Initially I am full time on the Netarkivet project , which harvests the Danish part of the internet several times a year and stores it for future research as part of preserving the Danish internet heritage. Think Internet Archive/Wayback Machine for Danes.
The Netarchive Suite (which controls the Heretrix harvester and archives the harvested files) is Open Source and available at https://sbforge.org/display/NAS/NetarchiveSuite.
One of the pending maintenance tasks is to migrate from a rather evolved ant build to Maven (after migrating from subversion to git). There is a large set of tests in place but as the ant build generates several artifacts and Maven is designed to only generate one artifact for each Maven project it is important to reproduce the ant artifacts in the maven build.
As the build contains a lot of classes and a lot of tests the easiest way to programatically confirm the builds are the same is to simply see if the resulting jar/war files are binary identical. I have earlier found in my work making Jenkins Fingerprinting working with multi-step maven builds that Maven builds are simply not designed to be reproducible, and has the following problems:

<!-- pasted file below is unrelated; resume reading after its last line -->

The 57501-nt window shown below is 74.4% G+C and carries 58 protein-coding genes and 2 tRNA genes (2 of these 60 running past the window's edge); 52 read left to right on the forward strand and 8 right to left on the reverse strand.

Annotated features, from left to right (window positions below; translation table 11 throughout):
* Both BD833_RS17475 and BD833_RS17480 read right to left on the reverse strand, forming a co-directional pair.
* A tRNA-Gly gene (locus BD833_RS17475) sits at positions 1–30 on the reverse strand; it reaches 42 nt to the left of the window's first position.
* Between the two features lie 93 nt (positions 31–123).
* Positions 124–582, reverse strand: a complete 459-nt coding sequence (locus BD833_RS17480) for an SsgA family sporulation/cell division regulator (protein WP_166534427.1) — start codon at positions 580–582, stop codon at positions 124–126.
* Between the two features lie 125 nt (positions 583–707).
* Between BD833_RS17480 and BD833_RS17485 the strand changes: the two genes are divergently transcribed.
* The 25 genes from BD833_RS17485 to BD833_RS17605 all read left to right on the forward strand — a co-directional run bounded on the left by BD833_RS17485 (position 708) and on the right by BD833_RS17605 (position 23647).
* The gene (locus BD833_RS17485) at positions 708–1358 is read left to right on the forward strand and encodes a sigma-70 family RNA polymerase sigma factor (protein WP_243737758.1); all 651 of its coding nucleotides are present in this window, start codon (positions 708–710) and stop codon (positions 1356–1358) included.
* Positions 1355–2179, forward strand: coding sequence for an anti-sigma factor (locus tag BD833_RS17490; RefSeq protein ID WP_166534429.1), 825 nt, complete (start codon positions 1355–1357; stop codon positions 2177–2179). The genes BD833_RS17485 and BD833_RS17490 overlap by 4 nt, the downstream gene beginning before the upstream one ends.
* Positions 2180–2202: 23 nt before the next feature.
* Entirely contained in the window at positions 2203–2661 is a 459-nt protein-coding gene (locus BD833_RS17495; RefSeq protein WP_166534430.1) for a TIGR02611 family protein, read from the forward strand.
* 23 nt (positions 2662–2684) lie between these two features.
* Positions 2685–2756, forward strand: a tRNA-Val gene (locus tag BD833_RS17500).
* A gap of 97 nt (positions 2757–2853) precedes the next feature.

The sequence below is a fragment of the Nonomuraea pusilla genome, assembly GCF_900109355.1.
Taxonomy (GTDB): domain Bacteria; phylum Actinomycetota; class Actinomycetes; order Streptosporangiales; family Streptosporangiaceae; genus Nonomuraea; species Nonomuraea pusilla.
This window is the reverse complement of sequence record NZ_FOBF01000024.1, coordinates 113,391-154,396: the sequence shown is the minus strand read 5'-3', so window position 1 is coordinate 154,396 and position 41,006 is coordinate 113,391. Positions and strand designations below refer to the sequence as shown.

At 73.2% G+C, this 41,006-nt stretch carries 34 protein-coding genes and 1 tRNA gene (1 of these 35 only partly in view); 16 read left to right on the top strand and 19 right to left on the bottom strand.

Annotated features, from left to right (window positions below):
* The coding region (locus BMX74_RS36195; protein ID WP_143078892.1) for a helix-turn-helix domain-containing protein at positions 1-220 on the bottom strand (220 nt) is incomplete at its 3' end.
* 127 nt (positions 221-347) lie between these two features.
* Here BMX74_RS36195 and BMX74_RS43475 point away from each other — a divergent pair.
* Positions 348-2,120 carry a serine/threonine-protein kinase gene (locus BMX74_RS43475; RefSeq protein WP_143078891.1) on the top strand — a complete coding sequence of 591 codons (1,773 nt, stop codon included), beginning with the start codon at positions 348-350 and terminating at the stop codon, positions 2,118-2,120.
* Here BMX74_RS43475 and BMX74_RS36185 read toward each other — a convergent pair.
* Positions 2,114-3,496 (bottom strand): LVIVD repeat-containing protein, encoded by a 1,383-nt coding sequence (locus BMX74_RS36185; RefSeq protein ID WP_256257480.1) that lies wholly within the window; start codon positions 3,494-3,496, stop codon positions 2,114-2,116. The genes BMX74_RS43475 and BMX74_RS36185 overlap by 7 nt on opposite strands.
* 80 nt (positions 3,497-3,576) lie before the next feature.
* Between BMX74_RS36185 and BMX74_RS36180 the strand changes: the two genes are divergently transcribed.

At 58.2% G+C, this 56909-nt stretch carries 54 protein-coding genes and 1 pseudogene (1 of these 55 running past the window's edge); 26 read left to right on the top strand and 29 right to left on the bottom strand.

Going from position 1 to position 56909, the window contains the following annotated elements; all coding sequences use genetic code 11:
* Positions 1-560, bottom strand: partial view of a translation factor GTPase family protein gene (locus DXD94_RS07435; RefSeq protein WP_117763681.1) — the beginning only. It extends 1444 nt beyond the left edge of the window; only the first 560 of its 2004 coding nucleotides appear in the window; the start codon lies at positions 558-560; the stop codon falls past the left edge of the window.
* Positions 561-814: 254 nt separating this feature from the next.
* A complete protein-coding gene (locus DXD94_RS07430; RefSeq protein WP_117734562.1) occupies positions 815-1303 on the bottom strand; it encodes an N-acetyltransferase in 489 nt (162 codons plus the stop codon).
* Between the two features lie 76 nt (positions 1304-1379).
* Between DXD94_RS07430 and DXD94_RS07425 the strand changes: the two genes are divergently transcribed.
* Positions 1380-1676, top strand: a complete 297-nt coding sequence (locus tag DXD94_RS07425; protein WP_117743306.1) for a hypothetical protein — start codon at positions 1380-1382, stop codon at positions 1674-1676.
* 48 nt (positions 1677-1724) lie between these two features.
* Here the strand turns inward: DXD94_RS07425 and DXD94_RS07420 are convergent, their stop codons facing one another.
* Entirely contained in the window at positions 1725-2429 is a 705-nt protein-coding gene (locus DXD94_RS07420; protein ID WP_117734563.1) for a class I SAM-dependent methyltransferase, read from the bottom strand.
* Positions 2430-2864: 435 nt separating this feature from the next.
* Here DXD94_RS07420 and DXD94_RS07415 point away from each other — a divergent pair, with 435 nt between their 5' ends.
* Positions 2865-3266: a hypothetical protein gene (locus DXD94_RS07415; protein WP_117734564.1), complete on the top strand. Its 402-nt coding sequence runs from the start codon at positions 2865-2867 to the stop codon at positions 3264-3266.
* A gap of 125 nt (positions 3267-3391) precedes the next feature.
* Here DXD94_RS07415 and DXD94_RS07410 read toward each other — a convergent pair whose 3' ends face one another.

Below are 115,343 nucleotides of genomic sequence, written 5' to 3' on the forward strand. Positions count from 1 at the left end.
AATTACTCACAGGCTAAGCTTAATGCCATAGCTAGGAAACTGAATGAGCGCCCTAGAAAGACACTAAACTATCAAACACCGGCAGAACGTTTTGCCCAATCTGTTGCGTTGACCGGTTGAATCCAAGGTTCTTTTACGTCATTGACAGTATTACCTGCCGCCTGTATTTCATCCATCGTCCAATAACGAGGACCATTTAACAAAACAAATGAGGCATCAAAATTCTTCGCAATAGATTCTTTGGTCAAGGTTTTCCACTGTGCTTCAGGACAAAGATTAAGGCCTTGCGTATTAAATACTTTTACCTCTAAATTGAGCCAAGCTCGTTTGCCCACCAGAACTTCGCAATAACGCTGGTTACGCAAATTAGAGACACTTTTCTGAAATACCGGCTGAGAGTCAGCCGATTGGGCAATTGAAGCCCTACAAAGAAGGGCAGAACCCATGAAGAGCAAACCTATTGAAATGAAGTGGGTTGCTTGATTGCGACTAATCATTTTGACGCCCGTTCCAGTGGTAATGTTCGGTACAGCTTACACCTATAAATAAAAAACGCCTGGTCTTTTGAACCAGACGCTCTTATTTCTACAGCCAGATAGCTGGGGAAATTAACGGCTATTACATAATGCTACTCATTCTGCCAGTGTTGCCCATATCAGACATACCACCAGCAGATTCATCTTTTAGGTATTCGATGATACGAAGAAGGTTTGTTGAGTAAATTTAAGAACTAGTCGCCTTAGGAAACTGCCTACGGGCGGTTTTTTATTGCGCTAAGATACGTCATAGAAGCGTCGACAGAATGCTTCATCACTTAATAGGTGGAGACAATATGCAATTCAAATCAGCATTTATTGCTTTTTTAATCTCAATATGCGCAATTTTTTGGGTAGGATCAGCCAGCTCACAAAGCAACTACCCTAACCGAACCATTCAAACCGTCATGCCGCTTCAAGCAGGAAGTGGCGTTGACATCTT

- Maven generated artifacts depend on where and when they were done and not only on the source file contents. Default property files enclosed in the artifacts have timestamps, but this can be turned off directly in pom.xml
- All entries in a jar/war/ear file have a time stamp corresponding to when the file was written to disk. This needs to be explicitly set to the same value across all builds. The Maven jar plugin does not support this.
- The order of the entries in the jar/war/ear files are non-deterministic by default making them uncomparable. A sorting order needs to be defined - it appears that much of this work has already been done in the pack200 repackaging utility. To my knowledge this is not supported in any of the default jar/war/ear creation mechanisms in ant or Maven.
- The operating system platform indicator stored with each entry (which apparently is used for defining how platform dependent information is stored) needs to be normalized. A reasonable default would be the unix platform allowing for rwx-bits for scripts, or the fat platform to be as simple as possible.
After thinking it over the simplest approach is probably to rework the current ant build to avoid having any timestamps inside generated files, and create a new project capable of normalizing a zip-file. Inspired by the work done by James Clark to make XML files comparable - http://jclark.com/xml/canonxml.html - I think a good name for such a normalized zip-file is Canonical ZIP.